The National Center on Elder Abuse, under the federal Administration on Aging’s website, lists physical abuse warning signs: bruises, pressure marks, broken bones, burns, unexplained withdrawal from normal activities, strained or tense relationships, bedsores, unexplained medical needs and poor hygiene.

State findings show reports of abuse of the elderly and adults with disabilities rose between 2007 and 2011. In 2011, state investigations show 10 percent of home- and community-based incidents were those with adults in imminent danger, indicating a high risk of injury or were life-threatening, and 78 percent of were people were involved in situations that may result in harm being done to the adult but were not life-threatening.

“The vast majority of abusers were family members (approximately 90 percent), most often adult children, spouses, partners and others,” a 1998 National Center on Elder Abuse study called “The national elder abuse incidence study: Final report” states.

“There is one where someone calls the senior and poses as the person’s grandchild. They will say, ‘Don’t call my parents, but I am in trouble,’ and they are in jail so they need $4,500 wired to them. They give a number for the (police department) where they are and it’s a false number,” he said. “We had three people fall for that and got several calls about others attempting it. One who fell for it was a friend of mine.”

“They will get a check for, say, $4,000 and it says they just need to send $300 of it back and they can keep the rest. Most of those scams come from out of the country. Usually, the person who gets the check wires the money and then goes and spends their large check, and then they get a call from the bank saying it was a fake check and they are out that money”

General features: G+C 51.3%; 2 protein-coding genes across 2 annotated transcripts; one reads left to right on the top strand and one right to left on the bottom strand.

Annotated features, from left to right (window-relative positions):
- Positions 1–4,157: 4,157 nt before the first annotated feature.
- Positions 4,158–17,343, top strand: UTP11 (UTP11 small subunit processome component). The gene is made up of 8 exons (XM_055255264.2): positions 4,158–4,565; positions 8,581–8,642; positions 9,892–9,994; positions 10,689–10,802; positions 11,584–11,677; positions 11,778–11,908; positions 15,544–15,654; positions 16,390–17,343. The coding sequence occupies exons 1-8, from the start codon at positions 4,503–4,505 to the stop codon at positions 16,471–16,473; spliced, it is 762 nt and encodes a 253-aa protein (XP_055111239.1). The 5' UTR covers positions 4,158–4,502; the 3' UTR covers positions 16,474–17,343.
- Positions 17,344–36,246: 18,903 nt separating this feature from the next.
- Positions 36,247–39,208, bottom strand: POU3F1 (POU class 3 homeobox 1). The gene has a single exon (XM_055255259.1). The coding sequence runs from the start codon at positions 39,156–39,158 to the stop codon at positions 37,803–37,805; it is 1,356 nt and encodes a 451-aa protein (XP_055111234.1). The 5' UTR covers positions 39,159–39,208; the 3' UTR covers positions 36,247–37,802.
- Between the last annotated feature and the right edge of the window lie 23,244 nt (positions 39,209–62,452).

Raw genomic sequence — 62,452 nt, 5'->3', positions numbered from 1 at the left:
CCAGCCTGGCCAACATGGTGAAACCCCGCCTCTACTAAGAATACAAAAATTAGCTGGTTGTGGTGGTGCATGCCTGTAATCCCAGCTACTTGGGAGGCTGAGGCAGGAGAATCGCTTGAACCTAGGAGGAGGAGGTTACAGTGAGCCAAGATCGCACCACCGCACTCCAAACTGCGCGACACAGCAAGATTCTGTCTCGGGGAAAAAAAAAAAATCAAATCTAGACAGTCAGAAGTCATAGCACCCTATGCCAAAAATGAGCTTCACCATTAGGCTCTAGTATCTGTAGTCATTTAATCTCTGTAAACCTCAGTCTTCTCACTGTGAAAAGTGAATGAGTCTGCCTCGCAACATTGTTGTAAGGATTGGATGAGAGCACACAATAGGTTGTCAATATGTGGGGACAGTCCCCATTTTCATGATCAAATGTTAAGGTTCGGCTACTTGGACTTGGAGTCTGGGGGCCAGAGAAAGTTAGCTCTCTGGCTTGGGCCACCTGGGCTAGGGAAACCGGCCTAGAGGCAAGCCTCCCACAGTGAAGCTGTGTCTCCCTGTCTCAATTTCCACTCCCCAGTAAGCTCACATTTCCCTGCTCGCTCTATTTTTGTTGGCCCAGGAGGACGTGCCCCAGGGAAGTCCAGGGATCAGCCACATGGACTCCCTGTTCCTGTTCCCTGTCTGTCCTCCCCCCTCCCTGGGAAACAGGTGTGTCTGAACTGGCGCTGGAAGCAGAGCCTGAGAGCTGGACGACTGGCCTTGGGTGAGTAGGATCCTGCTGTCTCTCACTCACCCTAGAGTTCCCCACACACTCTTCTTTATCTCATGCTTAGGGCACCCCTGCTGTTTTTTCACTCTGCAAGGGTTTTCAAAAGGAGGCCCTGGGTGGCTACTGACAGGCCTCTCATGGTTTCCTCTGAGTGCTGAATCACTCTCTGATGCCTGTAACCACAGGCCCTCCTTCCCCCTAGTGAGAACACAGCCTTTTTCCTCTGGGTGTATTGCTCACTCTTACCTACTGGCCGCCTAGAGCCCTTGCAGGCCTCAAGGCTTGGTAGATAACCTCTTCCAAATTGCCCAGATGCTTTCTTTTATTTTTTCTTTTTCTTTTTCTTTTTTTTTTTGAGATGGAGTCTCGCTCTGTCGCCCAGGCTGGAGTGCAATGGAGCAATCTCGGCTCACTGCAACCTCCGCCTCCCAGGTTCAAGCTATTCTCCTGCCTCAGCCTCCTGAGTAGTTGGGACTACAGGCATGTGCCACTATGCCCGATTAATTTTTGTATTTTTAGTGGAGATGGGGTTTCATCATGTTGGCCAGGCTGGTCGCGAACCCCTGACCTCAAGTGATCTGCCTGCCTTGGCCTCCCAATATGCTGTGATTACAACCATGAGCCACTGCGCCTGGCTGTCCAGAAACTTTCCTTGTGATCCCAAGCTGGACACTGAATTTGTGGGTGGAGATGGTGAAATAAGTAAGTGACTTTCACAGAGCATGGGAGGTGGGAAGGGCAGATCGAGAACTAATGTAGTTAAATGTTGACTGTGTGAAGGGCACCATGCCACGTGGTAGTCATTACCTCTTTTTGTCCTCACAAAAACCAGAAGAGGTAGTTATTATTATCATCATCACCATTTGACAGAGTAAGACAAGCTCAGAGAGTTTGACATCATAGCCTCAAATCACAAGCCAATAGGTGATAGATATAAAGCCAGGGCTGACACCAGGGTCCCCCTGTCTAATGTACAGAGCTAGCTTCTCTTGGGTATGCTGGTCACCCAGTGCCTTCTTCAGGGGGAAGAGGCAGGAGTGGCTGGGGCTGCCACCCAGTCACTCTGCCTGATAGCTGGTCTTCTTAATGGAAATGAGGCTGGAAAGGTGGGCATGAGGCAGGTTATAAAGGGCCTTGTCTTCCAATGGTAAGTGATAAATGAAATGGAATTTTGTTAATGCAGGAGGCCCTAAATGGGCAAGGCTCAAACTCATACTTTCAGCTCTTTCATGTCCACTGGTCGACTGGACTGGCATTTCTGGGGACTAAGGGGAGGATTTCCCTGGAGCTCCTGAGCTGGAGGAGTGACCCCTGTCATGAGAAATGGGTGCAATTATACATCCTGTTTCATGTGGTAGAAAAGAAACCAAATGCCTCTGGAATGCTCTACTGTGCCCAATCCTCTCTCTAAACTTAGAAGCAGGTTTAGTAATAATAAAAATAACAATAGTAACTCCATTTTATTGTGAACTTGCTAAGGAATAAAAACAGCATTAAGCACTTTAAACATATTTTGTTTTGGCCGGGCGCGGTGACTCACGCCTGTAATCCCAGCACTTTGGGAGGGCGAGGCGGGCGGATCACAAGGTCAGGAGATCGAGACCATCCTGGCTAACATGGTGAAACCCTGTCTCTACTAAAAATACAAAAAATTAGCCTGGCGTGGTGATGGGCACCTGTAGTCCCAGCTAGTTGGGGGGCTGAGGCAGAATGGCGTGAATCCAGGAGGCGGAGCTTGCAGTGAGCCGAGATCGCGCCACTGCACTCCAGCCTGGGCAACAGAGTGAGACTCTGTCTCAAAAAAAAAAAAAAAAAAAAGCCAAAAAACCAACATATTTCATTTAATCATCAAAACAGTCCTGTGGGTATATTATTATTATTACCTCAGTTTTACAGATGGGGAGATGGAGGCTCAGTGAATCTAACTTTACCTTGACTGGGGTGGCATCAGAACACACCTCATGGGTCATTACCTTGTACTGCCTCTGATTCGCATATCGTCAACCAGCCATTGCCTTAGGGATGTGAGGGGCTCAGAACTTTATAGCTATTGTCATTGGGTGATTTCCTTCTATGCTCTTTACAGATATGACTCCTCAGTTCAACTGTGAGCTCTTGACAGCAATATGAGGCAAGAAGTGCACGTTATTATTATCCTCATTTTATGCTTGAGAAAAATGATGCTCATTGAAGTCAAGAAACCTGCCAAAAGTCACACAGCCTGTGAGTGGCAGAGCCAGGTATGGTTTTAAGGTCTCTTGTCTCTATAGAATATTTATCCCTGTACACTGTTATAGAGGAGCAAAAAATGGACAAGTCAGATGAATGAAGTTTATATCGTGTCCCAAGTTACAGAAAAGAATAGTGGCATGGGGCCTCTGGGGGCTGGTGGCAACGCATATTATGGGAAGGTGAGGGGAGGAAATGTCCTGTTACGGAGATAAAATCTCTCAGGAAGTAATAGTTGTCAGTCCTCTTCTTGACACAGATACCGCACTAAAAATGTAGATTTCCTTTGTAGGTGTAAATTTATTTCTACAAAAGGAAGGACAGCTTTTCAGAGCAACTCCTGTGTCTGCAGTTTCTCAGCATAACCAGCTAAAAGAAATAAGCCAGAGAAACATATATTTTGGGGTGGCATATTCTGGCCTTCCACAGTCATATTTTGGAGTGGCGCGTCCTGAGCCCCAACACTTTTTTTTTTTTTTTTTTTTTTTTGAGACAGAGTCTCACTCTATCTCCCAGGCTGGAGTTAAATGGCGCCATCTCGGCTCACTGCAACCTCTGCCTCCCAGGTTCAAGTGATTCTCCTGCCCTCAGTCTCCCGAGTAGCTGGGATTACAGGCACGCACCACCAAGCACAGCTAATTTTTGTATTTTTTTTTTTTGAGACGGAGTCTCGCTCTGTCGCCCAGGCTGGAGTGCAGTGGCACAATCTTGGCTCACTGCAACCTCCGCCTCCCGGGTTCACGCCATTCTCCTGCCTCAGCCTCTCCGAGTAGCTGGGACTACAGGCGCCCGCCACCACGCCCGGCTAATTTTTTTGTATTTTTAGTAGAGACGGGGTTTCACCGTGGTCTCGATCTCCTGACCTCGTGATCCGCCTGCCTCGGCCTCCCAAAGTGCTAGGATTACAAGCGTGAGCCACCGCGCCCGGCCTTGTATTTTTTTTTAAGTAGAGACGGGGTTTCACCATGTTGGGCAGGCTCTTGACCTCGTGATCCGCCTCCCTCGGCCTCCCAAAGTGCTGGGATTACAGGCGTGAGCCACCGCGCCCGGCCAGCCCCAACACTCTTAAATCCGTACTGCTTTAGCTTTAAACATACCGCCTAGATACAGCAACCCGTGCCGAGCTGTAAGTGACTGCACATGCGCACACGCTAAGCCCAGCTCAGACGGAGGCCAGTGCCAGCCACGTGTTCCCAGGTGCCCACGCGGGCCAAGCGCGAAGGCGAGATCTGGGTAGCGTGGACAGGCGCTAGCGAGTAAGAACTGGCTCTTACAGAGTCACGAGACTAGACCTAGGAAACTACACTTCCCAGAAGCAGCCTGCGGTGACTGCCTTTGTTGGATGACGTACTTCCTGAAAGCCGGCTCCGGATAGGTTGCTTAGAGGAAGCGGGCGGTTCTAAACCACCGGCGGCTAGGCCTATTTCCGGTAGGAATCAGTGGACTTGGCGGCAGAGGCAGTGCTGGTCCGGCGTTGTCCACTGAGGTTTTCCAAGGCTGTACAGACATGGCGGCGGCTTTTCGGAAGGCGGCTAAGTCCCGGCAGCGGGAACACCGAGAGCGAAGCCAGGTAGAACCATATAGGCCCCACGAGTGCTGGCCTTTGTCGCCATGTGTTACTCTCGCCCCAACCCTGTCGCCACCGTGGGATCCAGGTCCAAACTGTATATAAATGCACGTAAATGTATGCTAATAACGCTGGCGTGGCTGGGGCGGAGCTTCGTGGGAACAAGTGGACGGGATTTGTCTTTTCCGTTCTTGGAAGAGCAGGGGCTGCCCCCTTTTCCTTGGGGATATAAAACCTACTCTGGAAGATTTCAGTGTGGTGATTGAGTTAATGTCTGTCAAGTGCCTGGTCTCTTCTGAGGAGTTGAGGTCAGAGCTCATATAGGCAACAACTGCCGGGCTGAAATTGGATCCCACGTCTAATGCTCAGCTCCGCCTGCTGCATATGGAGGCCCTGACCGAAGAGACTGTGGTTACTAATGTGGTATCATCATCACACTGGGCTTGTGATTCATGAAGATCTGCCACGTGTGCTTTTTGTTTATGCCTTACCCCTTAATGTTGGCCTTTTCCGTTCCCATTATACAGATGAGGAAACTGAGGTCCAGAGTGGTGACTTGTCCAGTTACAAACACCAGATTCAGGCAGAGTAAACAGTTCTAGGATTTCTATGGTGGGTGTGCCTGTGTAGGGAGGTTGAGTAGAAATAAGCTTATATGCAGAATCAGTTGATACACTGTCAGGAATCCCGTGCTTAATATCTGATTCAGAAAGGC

“We had one where a guy was going around telling people they needed termite control. They would get into the people’s homes and spray some cheap chemicals around and then charge the people hundreds or thousands for it,” he said. “You also have one where someone comes to the door saying they are selling vacuums or whatever door-to-door and asks if they can come in and use the bathroom, and then after they leave, people find they have jewelry and medicine or a checkbook missing.”

“When witnesses see bullying behavior, they need to say something” she said. “The majority needs to stand up for the minority and address bullying when it happens. … When others stand up and say, ‘This isn’t right. What you are doing is bullying and it won’t be tolerated,’ it takes away the power of the bully. Through the group, bullying can be reduced.”

The American Bar Association’s Commission on Law and Aging website, www.americanbar.org/groups/law_aging/resources.htm, provides seniors and family with legal resources including information on pro bono work, legislative changes and procedures, guardianship, health directives, wills and powers of attorney.

The National Center on Elder Abuse, under the federal Administration on Aging website, www.ncea.aoa.gov, provides people with answers to frequently asked questions on aging and abuse, provides resources for the abused or their relatives, and information about where to get training to prevent or report abuse.

MARC also provides respite care, which allows caregivers a moment of reprieve from caring for relatives; as well as transportation and personal care. The organization also works with Legal Aid of Western Missouri for those pursuing guardianship.

For seniors in assisted, long-term or independent living facilities, contact should be made with site services coordinators, on-site patient advocates or building managers, who are legally obligated to report claims, said Deborah Babbitt, licensed master social worker and bullying expert at Northland Shepherd’s Center.